The Washington PostThe Washington Post

GPT-4 could turn work into a hyperproductive hellscape

By Parmy Olson

16 Mar 2023 · 3 min read

AI won't replace professional workers, as many fear. Rather, it will put them under greater pressure to produce more, ushering in an era of ultra-efficiency—and burnout—argues the FT's Parmy Olson.

Curated by informed

OpenAI has announced a major upgrade to the technology that underpins ChatGPT, the seemingly magical online tool that professionals have been using to draft emails, write blog posts and more. If you think of ChatGPT as a car, the new language model known as GPT-4 adds a more powerful engine. The old ChatGPT could only read text. The new ChatGPT can look at a photo of the contents of your fridge and suggest a dinner recipe. The old ChatGPT scored in the 10th percentile on the bar exam. The new one was in the 90th. In the hours since its release, people have used it to create a website from a hand-drawn sketch or look through a dating website for an ideal partner.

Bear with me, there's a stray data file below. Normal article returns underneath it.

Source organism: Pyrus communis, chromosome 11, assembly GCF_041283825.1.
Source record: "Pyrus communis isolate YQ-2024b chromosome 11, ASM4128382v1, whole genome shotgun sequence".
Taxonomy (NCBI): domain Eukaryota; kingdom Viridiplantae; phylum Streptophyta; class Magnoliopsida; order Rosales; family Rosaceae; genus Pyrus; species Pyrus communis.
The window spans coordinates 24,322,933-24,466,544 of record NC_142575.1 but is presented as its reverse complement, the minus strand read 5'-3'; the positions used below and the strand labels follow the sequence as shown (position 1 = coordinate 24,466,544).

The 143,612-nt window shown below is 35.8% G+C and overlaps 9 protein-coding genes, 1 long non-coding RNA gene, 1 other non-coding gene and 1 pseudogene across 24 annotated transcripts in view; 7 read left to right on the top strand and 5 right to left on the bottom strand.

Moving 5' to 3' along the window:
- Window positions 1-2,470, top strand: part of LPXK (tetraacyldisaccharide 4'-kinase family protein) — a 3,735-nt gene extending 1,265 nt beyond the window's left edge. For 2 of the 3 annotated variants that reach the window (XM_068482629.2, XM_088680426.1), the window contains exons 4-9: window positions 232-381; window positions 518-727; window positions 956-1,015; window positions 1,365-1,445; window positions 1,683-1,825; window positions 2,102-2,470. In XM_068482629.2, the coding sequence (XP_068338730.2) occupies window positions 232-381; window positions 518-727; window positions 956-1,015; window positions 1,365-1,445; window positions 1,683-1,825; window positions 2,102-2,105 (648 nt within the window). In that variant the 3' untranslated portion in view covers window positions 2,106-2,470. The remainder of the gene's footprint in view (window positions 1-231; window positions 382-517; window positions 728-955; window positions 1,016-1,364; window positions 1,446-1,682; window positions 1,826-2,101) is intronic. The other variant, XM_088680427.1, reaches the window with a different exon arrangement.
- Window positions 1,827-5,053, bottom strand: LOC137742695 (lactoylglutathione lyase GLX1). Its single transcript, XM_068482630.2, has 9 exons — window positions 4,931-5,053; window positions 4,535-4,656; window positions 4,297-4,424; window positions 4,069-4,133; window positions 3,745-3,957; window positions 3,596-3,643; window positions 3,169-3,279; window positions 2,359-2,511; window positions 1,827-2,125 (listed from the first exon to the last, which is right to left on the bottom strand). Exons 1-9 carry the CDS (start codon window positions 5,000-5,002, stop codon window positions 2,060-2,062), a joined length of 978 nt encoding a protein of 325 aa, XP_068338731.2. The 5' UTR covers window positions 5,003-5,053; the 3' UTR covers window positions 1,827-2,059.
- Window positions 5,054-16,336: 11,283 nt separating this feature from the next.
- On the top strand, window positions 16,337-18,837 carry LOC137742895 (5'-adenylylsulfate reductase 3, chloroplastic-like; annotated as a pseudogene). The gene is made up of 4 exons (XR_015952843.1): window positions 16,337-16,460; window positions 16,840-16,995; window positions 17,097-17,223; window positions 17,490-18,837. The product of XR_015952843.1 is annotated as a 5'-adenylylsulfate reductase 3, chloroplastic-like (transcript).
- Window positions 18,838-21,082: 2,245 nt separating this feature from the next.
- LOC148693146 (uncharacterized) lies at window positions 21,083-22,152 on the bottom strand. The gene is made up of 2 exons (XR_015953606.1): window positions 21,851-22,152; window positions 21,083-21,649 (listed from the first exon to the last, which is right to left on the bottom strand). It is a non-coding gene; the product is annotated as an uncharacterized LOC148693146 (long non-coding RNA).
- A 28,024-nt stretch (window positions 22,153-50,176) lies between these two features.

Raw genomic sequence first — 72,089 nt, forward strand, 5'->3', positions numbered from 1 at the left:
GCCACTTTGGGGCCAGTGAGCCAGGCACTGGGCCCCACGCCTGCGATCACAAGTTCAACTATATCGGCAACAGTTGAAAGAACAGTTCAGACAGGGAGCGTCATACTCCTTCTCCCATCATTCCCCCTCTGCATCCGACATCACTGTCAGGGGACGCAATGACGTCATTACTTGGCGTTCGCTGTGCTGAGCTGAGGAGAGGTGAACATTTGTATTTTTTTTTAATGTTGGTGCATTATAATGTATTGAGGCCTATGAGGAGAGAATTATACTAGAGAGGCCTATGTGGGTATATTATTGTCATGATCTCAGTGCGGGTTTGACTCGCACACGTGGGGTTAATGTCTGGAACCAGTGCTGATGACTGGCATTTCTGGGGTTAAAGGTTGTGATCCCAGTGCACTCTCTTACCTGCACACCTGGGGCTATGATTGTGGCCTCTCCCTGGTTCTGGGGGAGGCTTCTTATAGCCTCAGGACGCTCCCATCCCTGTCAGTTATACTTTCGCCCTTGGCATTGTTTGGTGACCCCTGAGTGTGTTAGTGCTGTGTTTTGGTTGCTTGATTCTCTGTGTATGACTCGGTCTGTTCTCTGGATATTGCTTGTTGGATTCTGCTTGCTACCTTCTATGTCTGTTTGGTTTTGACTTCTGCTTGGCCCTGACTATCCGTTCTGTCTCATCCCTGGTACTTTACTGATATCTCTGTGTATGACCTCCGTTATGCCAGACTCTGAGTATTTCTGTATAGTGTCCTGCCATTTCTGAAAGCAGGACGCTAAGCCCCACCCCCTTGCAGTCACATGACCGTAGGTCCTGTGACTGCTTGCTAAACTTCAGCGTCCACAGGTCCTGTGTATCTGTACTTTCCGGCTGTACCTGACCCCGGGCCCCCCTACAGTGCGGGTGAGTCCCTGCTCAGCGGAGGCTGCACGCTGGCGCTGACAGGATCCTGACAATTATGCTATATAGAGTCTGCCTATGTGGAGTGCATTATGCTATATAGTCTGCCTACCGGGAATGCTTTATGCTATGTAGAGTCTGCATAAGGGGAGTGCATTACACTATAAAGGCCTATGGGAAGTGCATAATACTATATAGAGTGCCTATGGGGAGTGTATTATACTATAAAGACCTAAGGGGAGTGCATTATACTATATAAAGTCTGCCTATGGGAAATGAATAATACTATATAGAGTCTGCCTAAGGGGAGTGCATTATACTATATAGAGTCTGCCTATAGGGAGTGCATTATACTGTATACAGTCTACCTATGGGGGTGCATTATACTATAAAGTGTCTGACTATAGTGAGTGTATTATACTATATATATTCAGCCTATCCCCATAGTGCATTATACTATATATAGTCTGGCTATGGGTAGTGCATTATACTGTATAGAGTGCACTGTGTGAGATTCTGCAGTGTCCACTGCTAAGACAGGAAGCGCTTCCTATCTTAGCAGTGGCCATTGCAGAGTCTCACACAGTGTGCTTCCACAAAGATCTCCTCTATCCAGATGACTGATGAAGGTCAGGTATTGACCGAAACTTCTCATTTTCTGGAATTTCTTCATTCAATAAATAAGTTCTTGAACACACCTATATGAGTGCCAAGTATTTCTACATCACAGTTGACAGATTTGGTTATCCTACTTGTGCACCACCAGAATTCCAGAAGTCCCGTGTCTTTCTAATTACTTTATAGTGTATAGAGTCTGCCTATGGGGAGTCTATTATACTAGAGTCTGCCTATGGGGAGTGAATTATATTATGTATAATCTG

But this is the fun part of unleashing a powerful language model to the public. The honeymoon period. What are the long-term consequences? OpenAI ( once again) hasn't disclosed the data sets it used to train GPT-4, so that means researchers can't scrutinize the model to determine how it might inadvertently manipulate or misinform people. More broadly though, it ushers in a new era of hyper-efficiency, where professionals will have to work smarter and faster - or perish.

The news, curated.

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